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Evening public ledger. [volume] (Philadelphia [Pa.]) 1914-1942, December 27, 1922, Night Extra, Image 1

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EVENING PUBLIC LEDGER
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VOL. IX. NO. 89
Entered na Sccenrt-C'ln n Mattel n' Iho Pnstnffle t 1'hlladelchl. Pa.
UnJr the Act of Mrch 8, 1870
PHILADELPHIA, WEDNESDAY, DECEMBER 27, 1922
I'ubltahed Dally Ecpt Bundny. Subscription Trice $ . Tar by iUII.
Copyright. 1B22. by Public ldr Cempny.
PRICE TWO CENTS
lilt
LODGE ASSAILS PLAN
OF BORAH FOR NEW
WORLD CONFERENCE
Calls Proposal for Inter
national Economic Par
ley 'Useless'
REFLECT OPPOSITION
OF THE PRESIDENT
Mere Than Twenty Senators
Behind Ledge in Attack
ing Project
FRANCE MUST CHANGE
POSITION ON ARMAMENTS
Fight te Center en Ground the
Amendment Is General
Legislation
fly Ameclatett Preai
Washington, Dec- 27. Administra
tion Senators under the lend of Chair
Him Ledge of the Foreign Relations
Committee, began in the Scnntc today n
determined fight against the. proposal of
Pcnnter Berah, for n new international
conference in Washington te discus
economic oenditionR and disarmament.
Senater Ledge, who was Mid by his
colleagues te have ascertained the view
of President Harding and his ndminis ndminis
tratien advisers, opened his attack ns
wen as the Senate began work en the
Berah proposal, which is in the form of
an amendment te the annual naval bill
requesting the President te call nn r(o r(e r(o
nemlc and armaments conference.
Alludes te France
The foreign relations chairman ic ic
leuntcd the difficulties of further arma
ment limitation encountered at the
Washington arms conference a year
age, and declared that In view of the
attitude taken by ether powers it
would be "useless" te attempt te limit
land armamcntB unless it were estab
lished beforehand that France had
(.banged her position.
Mere than a score of Republican Sen
ators In informal conference today be
fore the Senate reconvened decided te
oppose the amendment offered by Sen Sen
aeor Berah te the Naval Appropriation
Hill, which would request President
Harding te call nn international eco
nomic and disarmament conference.
The conference determined that Sen Sen
aeor Pelndcxtcr should open the fight
by making a point of order against the
Ilerah amendment, en the ground that
It is general legislation in an appropria
tion measure. If the point of order
should be overruled, administration
leaders said they planned te fight the
proposal en its merits, and ns a last re
sort te present modifications limiting
the proposed economic conference in
Mich a way as te give satisfactory pro
tection against embroilment in the af
fairs of Lurepe.
The whole field of American relation
ship te Europe, particularly ns they
Involve the problems of economic re
liabilltatlen and disarmament, vvns
opened te debate in the Senate when
work was resumed en the naval appro
priation bill after the Christmas rc-
(CJI.
Naval Bill Amendment
The immediate vchicle which brought
the troubles of the European Powers
nc mere te the front en the Senate
fleer was an amendment te the naal
bill, Introduced by Senater Berah, and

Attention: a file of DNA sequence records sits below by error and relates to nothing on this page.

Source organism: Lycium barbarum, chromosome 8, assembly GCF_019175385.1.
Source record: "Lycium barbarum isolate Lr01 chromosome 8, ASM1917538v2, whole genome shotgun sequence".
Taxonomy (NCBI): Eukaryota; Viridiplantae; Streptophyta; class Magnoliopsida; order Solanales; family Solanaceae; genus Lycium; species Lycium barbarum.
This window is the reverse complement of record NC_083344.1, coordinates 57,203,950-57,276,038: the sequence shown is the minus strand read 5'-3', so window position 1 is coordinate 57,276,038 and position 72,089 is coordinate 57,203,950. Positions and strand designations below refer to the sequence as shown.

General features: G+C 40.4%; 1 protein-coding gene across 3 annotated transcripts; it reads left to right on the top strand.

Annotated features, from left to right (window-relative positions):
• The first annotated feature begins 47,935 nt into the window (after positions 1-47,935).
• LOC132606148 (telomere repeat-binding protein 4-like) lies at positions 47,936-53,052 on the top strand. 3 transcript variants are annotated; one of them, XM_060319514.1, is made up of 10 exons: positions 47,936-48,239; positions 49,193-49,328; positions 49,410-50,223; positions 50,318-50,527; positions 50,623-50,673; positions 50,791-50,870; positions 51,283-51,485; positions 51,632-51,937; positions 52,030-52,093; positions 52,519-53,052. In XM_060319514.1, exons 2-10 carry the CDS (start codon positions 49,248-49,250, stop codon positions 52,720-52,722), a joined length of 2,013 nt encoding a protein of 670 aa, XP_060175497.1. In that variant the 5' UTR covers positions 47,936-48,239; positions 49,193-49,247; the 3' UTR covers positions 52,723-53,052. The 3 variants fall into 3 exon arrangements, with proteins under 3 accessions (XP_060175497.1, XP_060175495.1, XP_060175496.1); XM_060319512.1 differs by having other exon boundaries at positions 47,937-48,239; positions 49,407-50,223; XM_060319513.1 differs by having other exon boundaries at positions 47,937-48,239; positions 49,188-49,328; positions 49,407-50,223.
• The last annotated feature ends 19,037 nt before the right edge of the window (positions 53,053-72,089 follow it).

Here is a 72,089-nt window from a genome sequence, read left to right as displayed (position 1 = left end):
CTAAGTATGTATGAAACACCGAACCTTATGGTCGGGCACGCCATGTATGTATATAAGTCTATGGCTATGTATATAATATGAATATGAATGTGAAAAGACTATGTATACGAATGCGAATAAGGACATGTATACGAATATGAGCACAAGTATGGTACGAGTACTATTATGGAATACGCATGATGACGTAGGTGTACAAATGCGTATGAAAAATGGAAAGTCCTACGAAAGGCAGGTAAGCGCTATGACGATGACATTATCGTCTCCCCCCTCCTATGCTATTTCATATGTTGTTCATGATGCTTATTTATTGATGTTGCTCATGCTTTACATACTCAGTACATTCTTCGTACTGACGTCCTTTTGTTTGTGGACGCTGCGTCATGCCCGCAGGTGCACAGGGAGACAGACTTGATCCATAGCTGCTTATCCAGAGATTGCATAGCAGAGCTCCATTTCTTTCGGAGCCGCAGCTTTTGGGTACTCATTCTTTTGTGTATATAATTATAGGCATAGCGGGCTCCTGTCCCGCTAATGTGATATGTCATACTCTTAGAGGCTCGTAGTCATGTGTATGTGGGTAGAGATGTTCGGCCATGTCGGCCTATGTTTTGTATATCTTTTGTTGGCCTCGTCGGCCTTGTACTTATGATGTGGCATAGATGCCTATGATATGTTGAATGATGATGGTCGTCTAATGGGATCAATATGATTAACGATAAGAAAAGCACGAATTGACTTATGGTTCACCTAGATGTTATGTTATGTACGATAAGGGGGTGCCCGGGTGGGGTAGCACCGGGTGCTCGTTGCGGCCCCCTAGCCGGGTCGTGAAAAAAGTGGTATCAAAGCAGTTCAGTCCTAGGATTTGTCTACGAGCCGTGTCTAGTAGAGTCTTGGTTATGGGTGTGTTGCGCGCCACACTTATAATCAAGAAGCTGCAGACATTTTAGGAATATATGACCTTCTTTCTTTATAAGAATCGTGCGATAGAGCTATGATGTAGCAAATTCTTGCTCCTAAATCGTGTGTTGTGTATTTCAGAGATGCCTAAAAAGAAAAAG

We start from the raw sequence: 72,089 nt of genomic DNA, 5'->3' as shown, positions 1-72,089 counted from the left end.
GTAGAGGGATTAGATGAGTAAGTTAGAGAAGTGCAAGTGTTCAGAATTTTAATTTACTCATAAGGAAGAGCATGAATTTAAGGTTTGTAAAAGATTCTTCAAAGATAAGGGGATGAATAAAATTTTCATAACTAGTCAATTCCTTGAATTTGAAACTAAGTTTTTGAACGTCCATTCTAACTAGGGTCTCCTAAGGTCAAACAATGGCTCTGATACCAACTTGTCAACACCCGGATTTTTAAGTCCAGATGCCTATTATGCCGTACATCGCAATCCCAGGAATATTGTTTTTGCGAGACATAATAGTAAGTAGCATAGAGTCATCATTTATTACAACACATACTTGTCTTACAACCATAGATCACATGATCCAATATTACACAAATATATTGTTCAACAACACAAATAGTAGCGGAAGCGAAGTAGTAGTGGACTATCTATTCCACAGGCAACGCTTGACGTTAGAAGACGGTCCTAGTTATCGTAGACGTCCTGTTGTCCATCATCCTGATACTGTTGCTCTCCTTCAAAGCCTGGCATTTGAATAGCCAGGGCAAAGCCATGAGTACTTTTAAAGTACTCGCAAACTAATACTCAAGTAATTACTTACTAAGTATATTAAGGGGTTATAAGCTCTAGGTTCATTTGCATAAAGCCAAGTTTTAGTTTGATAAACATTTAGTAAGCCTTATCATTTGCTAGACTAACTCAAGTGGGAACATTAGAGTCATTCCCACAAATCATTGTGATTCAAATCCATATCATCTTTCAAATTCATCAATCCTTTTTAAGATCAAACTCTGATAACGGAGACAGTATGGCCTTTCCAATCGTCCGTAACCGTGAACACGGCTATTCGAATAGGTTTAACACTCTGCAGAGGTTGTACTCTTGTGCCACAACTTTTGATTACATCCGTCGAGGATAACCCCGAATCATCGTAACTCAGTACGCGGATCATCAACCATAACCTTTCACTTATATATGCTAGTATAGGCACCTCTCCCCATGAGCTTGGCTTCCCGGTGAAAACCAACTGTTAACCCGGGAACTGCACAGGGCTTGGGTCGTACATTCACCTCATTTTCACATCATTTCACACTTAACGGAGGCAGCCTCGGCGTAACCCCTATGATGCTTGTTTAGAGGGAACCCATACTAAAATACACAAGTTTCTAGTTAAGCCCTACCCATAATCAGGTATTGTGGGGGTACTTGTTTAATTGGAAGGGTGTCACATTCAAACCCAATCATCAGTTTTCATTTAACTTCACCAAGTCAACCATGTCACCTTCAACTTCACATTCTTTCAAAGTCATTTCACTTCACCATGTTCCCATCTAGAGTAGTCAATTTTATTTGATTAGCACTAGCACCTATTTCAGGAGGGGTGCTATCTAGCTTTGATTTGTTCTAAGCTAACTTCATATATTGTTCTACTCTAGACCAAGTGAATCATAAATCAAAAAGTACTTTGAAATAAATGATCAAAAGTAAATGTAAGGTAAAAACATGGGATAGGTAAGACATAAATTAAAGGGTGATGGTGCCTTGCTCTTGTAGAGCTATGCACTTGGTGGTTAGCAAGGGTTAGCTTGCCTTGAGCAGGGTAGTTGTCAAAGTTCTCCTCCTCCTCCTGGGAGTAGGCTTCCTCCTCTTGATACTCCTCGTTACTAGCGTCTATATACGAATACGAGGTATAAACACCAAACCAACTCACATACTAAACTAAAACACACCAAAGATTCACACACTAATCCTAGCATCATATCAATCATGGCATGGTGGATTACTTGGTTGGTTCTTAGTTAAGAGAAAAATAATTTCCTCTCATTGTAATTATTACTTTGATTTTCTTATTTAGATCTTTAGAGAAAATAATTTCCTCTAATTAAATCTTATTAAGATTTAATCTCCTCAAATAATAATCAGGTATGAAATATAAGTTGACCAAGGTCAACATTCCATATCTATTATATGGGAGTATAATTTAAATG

i enacting President Harding te call an
international conference in Washington
te consider methods of restoring "sound
lui-incs and financial conditions" and
in seek nn ugreement for further liml liml
lailen of naval construction.
After a week of conferences. Ad
ministration lenders indicated that they
(intild net support the proposal in its
original form, and negotiations were
Proceeding for modifications te make
it acceptable. Meantime n definite
break had developed within the ranks
of the Senate irrecencj'ablp group, of
which Senater Berah lias been a leader
since the League of Nations fight. Sen Sen
aeor Jehn mi n and ethers took the po
sition tlint a conference like that pro pre
pnsed would embroil the United States
hopelessly in European politics.
Expect Harding Decision
In sonic quarters It was expected
lhat the views of President Harding
would be made known In n decisive way
before the debate had proceeded very
fur Deth Mr. Harding and Secretary
Hudns h.ive been consulted nbeut the
Hei ah proposal ami many Senate mem
hers uic looking te Chairman Ledge,
of the Foreign Relations Committee,
and Senater Watsen, of Indiana, an
other of the Administration lenders, te
disclose full the attitude of the execu
tive branch of the Government toward
the possibilities of a new international
conference en American soil.
VON MOSCHZISKER
MAY GET POST SOON
Chance Favoring Him for Early
Nomination te Supreme Court
Washington, Dec. 27. (Mv A. P.)
resident Harding is expected te send
' the Semite coon the nomination 0f
'i successor te Justice Pitnej, el the
Minreme (.'mm, who has tendered his
resignation, te take effect .Taiumrv 1.
tetlrement of Justice Pitney will cieatc
tne fourth wiuincy en the Supreme
eurt bench which President Hurtling
iiai been called upon te fill.
iwe names, tliese of (Joveruer Miller,
"t .New Yerk, recently defeated for
ie. election, and Chief Justice Hebert
Ten MesehzNker. of the Pennsylvania
eiiprenie Court, have been most proinl preinl
Jientij mentioned ns possible successors
te .iistlec Pitne) It is repeitcd, how hew
"er, thnt ;,,.,,. yvr I1IH ,n.
nted iIiiii he U net ,( cauilldate for
tuenppiiliin t.
,,!hl,,f liistic win Meschisker ic